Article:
That’s how evolution works.

  • Auntiegrav

    Sorry, I ended that too soon.
    Supposed to add, : Survival of the fittest uniform.

  • Druweid

    It is true, I can be abrasive with my posts, and I make no apologies for that. This is a topic about which I feel very strongly, and I’m not shy about showing it. If however, I had said anything unfair, uncivilized, or cast personal insults, then I would apologize. I might fight with a big stick, but I endeavor to fight fair.

    As many might imagine, my primary concern is the discrimination endured by my Wiccan, Pagan, and Neopagan bretheren, but make no mistake; I abhor religious discrimination in all its ugly forms. I would stand by and defend an Atheist, Agnostic, Muslim, or Jew as I would a kindred Pagan.

    That having been said: Sgt. Griffith’s article on the SFT contains a number of subjective opinions, and is weak on empirical facts. Truth is the rock one stands on when it comes time to fight. Standing on subjective rhetoric is like standing on straw-covered manure; one slip, and you end up covered in it. If and when it comes to light that this is an *actual* threat to religious libery, then I’ll begin to take it more seriously.

    Now, as a show of good faith, let me show you all something about one of our Founding Father’s thoughts regarding religious freedom in the military. The religious conservatives will do everything they can to bury or discredit it, but the words are recorded in this great nation’s history for all to see. From James Madison’s “Detached Memoranda:”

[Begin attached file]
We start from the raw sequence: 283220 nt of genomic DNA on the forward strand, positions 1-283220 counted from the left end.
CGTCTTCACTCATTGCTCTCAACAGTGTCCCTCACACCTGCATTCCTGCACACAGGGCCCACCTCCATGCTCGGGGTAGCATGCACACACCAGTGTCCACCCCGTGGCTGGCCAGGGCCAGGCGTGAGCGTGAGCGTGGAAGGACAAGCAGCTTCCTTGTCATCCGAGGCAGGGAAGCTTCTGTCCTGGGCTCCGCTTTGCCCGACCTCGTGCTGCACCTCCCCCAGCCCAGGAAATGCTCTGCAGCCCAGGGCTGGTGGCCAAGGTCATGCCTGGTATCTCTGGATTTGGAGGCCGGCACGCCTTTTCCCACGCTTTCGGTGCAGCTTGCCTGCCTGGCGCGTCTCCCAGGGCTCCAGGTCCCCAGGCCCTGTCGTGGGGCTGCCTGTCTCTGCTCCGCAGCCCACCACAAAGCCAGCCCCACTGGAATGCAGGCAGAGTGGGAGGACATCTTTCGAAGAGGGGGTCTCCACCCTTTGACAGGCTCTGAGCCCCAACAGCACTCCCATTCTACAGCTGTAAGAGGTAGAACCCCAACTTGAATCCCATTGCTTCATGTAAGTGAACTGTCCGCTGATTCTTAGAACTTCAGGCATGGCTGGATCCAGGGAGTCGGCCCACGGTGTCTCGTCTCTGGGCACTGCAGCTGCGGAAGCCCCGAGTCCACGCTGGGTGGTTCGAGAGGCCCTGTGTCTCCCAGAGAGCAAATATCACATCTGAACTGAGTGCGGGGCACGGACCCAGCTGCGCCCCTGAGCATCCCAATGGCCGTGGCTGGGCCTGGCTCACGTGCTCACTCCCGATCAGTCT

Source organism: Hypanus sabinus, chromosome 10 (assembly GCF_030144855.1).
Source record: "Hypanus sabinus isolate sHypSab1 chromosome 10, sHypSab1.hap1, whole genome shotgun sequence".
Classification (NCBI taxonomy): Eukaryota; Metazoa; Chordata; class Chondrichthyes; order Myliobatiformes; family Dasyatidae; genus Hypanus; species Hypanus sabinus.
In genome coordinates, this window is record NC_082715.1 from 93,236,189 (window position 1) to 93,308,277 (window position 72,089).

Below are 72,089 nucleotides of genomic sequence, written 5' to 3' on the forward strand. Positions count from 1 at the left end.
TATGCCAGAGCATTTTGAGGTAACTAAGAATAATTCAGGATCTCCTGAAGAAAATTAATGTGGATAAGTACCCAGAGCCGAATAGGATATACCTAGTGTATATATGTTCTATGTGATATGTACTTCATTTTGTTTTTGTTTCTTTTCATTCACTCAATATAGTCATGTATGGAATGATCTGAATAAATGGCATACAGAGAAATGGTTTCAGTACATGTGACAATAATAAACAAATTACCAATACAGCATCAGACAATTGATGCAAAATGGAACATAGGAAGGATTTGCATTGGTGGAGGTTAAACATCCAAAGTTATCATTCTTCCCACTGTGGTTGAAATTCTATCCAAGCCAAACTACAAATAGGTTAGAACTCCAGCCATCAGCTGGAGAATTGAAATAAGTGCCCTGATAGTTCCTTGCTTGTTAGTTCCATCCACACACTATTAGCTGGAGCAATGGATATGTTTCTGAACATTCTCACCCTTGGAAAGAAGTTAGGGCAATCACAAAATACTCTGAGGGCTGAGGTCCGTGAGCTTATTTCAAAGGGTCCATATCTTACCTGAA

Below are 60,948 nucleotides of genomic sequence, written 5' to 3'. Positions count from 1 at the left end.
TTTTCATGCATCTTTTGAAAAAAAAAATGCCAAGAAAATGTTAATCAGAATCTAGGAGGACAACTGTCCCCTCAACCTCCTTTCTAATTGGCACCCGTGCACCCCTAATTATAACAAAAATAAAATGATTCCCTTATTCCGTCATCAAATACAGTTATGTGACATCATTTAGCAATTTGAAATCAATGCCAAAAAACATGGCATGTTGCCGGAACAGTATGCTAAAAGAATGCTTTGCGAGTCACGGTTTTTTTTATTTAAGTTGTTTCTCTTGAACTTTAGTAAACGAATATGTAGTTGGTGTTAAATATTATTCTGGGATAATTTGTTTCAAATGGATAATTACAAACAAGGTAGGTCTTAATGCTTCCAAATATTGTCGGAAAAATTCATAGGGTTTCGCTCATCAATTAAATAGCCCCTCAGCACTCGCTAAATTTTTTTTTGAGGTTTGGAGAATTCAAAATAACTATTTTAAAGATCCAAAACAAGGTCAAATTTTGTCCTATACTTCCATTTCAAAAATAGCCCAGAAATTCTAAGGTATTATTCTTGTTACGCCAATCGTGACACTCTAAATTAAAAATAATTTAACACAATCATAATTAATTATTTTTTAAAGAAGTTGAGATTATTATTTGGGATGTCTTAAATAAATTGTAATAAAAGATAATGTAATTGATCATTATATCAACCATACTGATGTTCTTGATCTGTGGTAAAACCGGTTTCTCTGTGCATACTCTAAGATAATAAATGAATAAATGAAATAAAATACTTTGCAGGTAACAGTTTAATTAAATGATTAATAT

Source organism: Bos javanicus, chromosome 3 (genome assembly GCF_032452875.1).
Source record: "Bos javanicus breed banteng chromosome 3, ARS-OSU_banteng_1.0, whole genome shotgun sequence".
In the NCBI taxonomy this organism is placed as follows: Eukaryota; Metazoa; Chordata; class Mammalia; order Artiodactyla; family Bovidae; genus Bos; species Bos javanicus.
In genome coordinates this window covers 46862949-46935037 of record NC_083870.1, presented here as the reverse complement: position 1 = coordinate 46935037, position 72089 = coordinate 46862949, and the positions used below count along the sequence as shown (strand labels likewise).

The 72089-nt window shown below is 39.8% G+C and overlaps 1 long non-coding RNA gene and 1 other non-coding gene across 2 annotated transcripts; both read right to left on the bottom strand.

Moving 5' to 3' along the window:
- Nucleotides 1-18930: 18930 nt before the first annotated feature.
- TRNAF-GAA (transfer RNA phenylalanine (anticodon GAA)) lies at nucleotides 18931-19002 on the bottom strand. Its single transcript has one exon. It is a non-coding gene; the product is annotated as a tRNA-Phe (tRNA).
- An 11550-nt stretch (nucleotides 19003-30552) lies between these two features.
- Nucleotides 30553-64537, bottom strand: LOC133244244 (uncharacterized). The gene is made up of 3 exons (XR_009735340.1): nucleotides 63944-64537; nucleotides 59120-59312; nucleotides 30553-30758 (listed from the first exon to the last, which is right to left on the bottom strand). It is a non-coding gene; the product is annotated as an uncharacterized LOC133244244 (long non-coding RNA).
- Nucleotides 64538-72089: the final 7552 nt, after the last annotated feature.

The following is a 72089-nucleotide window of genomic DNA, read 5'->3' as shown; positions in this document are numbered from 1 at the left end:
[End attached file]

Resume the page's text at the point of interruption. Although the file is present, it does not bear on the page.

Better also to disarm in the same way, the precedent of Chaplainships for the army and navy, than erect them into a political authority in matters of religion. The object of this establishment is seducing; the motive to it is laudable. But is it not safer to adhere to a right principle, and trust to its consequences, than confide in the reasoning however specious in favor of a wrong one. Look thro’ the armies & navies of the world, and say whether in the appointment of their ministers of religion, the spiritual interest of the flocks or the temporal interest of the Shepherds, be most in view: whether here, as elsewhere the political care of religion is not a nominal more than a real aid. If the spirit of armies be devout, the spirit out of the armies will never be less so; and a failure of religious instruction & exhortation from a voluntary source within or without, will rarely happen: and if such be not the spirit of armies, the official services of their Teachers are not likely to produce it. It is more likely to flow from the labours of a spontaneous zeal. The armies of the Puritans had their appointed Chaplains; but without these there would have been no lack of public devotion in that devout age.

    Kind regards

    • Justin

      Empirical facts: check.


      Why do you keep saying things like “strawman” and “subjective rhetoric” and “If and when it comes to light this is an *actual* threat to religious liberty, I’ll take it seriously.” especially in the light of our email conversation and that first link in this comment.

      I have empirical evidence. You have irrational doubt (still!)

      We should focus on our common struggle.

      What if I started saying “James Madison didn’t write that. It’s an obvious strawman myth. I can’t accept such superstitious BS.”? Well, you would respond with links to ‘proof’.

      Hence, my screen captures. Hence, the other foxhole atheists speaking up. Hence, you should have been able to access the website yourself?

      • Druweid